MANDAUE CITY, Philippines, Oct. 16, 2000 — Liza Guilbin, a teacher at Cabancalan National High School in Mandaue City, remembers clearly her students’ reactions when they first saw a PC. “At first, they were eager and curious, but they were also quite scared. They were afraid to touch the computers — they didn’t want to destroy them!”
Computers are a relatively rare sight in the Philippines, where unofficial estimates measure PC penetration to be as low as 1.5 PCs for every 100 citizens. And despite the tremendous potential for PCs to enhance classroom leaning, Filipino students have less access to PCs than kids in many other countries.
But for the students that do have access to a PC, the impact is almost immediate. “Now that they know how to use the computers, we can’t keep them away,” Guilbin said. “They’ll jump at the chance just to be able to turn them on!”
For over a year, Guilbin’s students, along with three other classrooms throughout the Philippines, have had access to state-of-the-art computer labs — featuring eight networked PCs, Internet access, a scanner, a digital camera, and a printer — thanks to donations and volunteer work provided by Young Minds in Motion, a Microsoft International Community Affairs program.
Led by Microsoft employee Sam Jacoba, Young Minds in Motion is working to bring PCs and Internet access to the poorest areas of the country. “We want to bring technology to these people and help them discover how it can enhance their lives,” Jacoba said. “We want to create better ways of living and give the underprivileged the opportunity to fulfill their dreams. And, hopefully, we’ll start a cycle of generosity and goodwill, and others will follow suit.”
Guilbin and her students quickly found many uses for their lab. “Our main goal was to give students basic computer skills,” she said. “We encouraged them to make use of the PC to prepare their assignments, as well as use email and the Internet for research. And now they’re using it every chance they get. Some of my students are communicating by email with friends around the world, and the Internet has made research fun. And even on weekends, everyone from students and teachers to parents are still in the lab, tapping away.”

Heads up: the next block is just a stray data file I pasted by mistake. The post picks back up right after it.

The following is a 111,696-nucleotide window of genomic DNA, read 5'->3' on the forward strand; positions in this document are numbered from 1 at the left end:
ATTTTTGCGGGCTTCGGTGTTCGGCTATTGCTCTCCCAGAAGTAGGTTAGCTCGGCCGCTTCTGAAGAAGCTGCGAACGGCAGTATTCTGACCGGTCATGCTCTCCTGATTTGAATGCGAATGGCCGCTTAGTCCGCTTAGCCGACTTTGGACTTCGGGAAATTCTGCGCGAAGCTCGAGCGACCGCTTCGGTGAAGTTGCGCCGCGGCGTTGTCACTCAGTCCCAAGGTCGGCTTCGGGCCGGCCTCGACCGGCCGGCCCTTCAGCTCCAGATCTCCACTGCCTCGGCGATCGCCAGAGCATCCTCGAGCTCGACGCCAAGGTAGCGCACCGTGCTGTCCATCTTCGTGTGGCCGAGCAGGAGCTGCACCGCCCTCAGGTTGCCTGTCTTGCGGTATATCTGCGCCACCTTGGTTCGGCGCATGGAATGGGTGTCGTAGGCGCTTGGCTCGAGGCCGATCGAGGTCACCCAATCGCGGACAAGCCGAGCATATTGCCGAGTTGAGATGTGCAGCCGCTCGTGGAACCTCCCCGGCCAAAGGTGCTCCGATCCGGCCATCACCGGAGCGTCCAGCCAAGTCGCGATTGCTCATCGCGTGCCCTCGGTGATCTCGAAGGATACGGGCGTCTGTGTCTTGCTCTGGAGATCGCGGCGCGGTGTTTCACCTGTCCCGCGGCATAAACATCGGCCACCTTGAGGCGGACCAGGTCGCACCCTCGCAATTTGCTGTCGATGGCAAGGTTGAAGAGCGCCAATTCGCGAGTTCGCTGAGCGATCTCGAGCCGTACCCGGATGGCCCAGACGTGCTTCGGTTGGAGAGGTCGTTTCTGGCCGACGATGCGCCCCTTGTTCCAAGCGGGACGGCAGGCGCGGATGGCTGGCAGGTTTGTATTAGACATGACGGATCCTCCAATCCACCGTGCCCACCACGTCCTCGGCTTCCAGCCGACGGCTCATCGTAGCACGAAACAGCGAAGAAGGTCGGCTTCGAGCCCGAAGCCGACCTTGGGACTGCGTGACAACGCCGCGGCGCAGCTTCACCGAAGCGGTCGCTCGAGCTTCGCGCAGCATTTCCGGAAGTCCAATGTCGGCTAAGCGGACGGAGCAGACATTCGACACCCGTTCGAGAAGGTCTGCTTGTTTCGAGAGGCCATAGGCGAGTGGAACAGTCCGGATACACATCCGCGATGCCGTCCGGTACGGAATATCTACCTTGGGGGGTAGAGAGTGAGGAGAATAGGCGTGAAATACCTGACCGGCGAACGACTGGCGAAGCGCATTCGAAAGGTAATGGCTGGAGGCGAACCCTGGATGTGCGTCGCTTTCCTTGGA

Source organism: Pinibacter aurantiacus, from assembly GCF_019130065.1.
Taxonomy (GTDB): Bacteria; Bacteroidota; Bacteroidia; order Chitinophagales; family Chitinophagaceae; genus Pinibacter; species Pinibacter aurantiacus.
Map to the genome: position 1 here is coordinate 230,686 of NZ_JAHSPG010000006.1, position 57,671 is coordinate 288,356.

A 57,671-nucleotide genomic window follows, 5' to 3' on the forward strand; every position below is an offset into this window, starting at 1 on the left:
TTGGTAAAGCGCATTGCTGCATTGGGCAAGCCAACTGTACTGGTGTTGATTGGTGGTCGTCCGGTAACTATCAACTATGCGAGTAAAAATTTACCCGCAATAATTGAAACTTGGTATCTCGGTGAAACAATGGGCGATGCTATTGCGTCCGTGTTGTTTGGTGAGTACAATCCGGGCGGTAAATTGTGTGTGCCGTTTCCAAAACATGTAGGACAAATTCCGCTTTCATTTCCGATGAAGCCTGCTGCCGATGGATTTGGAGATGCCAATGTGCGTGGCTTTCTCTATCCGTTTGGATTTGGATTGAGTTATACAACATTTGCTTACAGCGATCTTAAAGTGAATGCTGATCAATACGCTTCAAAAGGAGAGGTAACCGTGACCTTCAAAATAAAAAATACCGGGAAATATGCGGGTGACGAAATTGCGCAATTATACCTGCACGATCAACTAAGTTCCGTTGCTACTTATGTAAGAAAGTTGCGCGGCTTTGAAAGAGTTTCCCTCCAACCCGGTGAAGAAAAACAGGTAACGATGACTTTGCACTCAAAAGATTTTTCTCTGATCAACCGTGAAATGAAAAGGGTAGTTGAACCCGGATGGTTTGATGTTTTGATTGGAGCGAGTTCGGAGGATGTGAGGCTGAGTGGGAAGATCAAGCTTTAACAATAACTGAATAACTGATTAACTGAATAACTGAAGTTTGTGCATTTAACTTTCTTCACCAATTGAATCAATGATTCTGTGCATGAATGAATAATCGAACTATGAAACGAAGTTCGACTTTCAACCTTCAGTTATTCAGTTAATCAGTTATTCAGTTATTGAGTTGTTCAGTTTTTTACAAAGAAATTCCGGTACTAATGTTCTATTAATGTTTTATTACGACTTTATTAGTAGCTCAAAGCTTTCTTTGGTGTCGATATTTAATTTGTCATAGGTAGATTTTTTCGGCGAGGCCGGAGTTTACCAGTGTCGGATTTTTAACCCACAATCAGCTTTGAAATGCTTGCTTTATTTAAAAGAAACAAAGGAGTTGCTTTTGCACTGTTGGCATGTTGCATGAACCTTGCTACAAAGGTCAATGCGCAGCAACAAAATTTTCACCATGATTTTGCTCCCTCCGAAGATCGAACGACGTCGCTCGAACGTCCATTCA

“It also helps us teachers communicate with each other, prepare documents and stay abreast of current events and new teaching resources,” she said.
After only a year, the program is starting to generate concrete results. This year, three of Guilbin’s students placed second in the Philippine Science and Technology Center’s “quiz bee” focusing on basic computer knowledge. Meanwhile, 20 of her former students are now sailing through computer-related courses in college.
“They told me that they didn’t have a hard time with these courses because of the skills they developed in our school. And we couldn’t have done that without Microsoft’s help,” she said.
Young Minds in Motion is part of Microsoft’s International Community Affairs program, which spent $21 million in the past year to fund 95 projects in 60 countries, with the goal of giving PCs and valuable skills to communities where Microsoft employees live and work worldwide.
Following on the success of the initial program, Jacoba plans to roll out five more labs within the next year throughout the country’s poorest regions. The program’s goal, he said, is to have at least one site in every town and city in the Philippines.
“Seeing the joy, awe and wonder on these students’ faces is one of the best moments I will remember in my life at Microsoft,” Jacoba said. “I’ve shared not only our company’s resources, but a part of my own life, to give people the opportunity to live their lives in the information age.”